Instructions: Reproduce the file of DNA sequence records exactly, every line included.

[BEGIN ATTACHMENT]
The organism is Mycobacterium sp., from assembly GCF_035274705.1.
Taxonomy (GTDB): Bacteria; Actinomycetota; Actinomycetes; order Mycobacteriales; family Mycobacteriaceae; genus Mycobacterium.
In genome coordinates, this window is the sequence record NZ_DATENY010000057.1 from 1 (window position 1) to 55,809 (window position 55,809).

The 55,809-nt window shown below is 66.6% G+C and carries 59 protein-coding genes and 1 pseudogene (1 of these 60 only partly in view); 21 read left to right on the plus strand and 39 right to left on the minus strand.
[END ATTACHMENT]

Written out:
The organism is Mycobacterium sp., from assembly GCF_035274705.1.
Taxonomy (GTDB): Bacteria; Actinomycetota; Actinomycetes; order Mycobacteriales; family Mycobacteriaceae; genus Mycobacterium.
In genome coordinates, this window is the sequence record NZ_DATENY010000057.1 from 1 (window position 1) to 55,809 (window position 55,809).

The 55,809-nt window shown below is 66.6% G+C and carries 59 protein-coding genes and 1 pseudogene (1 of these 60 only partly in view); 21 read left to right on the plus strand and 39 right to left on the minus strand.